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Gays strike back through a book

TEFO PHEAGE
LEGABIBO members at the Court of Appeal
The Lesbians, Gays and Bisexual of Botswana (LEGABIBO) has published a compilation of LGBTI stories from across Botswana entitled Dipolelo Tsa Rona (Our Stories), a book which is expected to bring the nation into the world of LGBTI groups.

The book, which will be launched this Friday, is made up of stories of LGBTI struggles in Botswana as well as love, joy, despair, tenacity and hope. In an environment perceived to be still hostile to these groups, LEGABIBO is hopeful that these stories will augment their efforts to fight for their liberation, recognition and respect for their rights.

A recently released Afro Barometer report estimates that at least 43% of Batswana are not opposed to homosexuals, ranking the country among the most tolerant on the continent. LEGABIBO says they are still hopeful of a tolerant nation that does not discriminate on the basis of sexual orientation.

“In three other countries, more than 40% of citizens say they are not opposed to having homosexual neighbours, with Mauritius at 49%, Sao Tome and Principe at 46% and Botswana at 43%,” says the report. LEGABIBO communication and documentation official, Bradley Fortuin told  Mmegi,  that the book will help raise awareness, recognition and acknowledgement, as well as the lived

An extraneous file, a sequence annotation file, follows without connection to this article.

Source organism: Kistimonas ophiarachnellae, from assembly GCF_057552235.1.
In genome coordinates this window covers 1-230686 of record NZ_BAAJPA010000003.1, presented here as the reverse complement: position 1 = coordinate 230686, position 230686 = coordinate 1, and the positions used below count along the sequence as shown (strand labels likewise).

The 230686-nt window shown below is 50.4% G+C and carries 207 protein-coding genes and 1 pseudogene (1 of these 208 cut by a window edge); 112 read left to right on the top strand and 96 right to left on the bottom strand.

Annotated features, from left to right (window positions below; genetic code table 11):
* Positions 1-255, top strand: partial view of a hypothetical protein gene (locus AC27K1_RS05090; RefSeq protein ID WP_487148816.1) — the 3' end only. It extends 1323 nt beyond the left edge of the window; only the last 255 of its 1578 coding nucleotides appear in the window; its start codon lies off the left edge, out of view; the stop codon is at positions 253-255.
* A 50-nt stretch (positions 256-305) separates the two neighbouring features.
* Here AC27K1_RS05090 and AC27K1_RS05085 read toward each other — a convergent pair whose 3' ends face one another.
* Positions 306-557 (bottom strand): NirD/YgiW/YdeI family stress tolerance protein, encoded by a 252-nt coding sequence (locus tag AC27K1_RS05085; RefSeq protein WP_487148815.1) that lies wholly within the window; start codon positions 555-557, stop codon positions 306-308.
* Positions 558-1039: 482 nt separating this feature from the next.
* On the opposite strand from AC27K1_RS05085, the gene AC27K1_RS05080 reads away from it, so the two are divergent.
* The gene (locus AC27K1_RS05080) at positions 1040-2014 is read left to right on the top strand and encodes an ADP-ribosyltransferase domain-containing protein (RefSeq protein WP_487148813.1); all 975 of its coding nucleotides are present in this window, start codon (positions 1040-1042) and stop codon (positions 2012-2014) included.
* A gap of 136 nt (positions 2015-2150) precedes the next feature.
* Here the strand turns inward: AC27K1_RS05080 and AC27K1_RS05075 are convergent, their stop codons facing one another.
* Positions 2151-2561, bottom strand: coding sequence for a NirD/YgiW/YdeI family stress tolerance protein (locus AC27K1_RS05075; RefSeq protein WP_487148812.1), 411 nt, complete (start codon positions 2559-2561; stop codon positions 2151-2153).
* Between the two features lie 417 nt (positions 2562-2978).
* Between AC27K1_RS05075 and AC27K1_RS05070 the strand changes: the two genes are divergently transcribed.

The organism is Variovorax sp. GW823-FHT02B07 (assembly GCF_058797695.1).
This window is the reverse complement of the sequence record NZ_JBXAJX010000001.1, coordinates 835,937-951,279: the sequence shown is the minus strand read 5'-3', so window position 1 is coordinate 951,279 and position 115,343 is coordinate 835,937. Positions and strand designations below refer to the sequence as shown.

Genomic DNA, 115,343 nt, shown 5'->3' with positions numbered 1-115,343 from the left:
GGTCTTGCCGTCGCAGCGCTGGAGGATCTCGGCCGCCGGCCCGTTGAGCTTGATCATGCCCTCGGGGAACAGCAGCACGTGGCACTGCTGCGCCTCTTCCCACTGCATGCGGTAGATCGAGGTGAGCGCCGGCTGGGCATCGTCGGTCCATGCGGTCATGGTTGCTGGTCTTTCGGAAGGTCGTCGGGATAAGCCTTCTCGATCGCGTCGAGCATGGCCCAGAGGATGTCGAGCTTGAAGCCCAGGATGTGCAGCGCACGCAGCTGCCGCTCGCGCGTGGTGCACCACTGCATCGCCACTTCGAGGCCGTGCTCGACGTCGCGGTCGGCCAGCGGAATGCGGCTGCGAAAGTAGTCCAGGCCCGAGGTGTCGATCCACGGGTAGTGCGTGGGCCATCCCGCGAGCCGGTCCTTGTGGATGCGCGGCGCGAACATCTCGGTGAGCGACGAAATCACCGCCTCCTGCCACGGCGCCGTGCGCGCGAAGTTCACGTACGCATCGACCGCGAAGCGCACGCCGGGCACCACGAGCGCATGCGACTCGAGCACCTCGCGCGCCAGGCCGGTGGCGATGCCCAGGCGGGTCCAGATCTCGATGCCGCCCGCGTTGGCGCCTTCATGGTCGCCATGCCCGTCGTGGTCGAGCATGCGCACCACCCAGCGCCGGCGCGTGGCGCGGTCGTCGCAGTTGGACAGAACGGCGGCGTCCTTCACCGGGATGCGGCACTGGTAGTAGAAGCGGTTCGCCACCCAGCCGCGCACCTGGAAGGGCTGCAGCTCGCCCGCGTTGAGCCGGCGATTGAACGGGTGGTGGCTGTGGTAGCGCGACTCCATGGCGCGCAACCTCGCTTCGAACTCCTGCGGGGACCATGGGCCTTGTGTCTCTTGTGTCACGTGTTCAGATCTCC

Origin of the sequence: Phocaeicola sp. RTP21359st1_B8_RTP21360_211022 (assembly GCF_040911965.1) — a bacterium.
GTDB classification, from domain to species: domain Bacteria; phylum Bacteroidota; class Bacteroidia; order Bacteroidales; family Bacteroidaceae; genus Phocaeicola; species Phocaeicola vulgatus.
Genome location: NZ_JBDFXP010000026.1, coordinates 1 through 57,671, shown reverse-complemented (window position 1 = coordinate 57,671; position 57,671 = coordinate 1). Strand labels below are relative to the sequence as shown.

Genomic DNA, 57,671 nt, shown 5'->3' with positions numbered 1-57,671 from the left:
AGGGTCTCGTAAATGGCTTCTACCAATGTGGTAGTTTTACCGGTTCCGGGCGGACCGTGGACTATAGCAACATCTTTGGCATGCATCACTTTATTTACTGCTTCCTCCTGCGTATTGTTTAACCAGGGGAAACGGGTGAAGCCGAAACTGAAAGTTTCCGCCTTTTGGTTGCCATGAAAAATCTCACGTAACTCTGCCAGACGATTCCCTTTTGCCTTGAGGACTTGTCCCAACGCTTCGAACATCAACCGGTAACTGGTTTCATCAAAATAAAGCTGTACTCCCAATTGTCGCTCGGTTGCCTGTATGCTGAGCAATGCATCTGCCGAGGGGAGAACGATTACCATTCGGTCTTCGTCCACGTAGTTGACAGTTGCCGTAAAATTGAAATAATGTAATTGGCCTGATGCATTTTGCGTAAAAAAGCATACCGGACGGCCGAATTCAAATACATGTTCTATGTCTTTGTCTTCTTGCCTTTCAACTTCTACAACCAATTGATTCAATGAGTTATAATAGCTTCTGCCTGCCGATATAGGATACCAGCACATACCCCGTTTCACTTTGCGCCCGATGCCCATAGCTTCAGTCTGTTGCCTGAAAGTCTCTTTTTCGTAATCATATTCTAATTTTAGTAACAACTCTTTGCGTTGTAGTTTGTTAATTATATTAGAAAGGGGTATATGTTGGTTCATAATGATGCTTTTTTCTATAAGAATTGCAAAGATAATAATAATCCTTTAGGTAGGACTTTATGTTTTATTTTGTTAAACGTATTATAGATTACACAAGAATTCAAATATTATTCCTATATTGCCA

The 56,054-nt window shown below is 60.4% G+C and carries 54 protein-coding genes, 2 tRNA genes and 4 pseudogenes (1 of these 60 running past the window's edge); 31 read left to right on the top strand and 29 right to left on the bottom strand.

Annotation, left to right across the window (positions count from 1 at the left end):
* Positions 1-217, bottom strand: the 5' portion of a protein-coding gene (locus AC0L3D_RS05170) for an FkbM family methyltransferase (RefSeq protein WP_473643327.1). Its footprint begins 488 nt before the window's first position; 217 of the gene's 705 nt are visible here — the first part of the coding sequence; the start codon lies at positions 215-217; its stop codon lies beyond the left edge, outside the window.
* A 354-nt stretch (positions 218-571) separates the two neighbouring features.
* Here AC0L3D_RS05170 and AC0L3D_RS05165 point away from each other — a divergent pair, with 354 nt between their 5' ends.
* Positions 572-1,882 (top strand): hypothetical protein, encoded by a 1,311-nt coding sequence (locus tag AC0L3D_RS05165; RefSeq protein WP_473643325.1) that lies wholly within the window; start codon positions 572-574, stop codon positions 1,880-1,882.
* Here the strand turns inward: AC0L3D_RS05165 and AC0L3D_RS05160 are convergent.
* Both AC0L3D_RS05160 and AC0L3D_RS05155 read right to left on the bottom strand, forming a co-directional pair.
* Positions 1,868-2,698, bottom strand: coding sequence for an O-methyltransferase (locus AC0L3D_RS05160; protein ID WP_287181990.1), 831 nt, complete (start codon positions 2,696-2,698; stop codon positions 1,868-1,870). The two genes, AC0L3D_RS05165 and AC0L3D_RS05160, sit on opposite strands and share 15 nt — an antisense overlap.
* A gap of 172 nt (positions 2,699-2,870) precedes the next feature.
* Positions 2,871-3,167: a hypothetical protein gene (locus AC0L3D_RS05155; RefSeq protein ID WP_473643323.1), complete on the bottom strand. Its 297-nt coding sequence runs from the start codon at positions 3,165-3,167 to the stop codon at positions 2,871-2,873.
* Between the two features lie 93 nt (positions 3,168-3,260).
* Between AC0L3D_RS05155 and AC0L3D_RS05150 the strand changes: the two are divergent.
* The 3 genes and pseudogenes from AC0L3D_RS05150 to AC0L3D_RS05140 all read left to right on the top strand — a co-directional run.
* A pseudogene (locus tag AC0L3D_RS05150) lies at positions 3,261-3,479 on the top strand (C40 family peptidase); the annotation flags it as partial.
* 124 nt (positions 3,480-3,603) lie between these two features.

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experiences of LGBTI persons in Botswana.

“We are proud to share this with the nation, policymakers, religious leaders and many other stakeholders,” he said, further adding that the book will be launched at the LEGABIBO offices in Block 8.

The LGBTI have not had it easy in Botswana. Their main struggle has been the government’s refusal to register their organisation on the grounds that it exists to engage in illegal acts. The group challenged the refusal and won the case in court.

The book will document a lot of what they have gone through, further expressing their views, fears and hopes going into the future. “The stories were written by the LGBTI communities and coming from the horses’ mouths. They should inspire and influence change and development,” Fortuin said.

When asked whether the religious leaders have confirmed their availability, Fortuin said not yet. Pastors have on several occasions snubbed their invitations for dialogue owing to their position that being gay is a sin before God.



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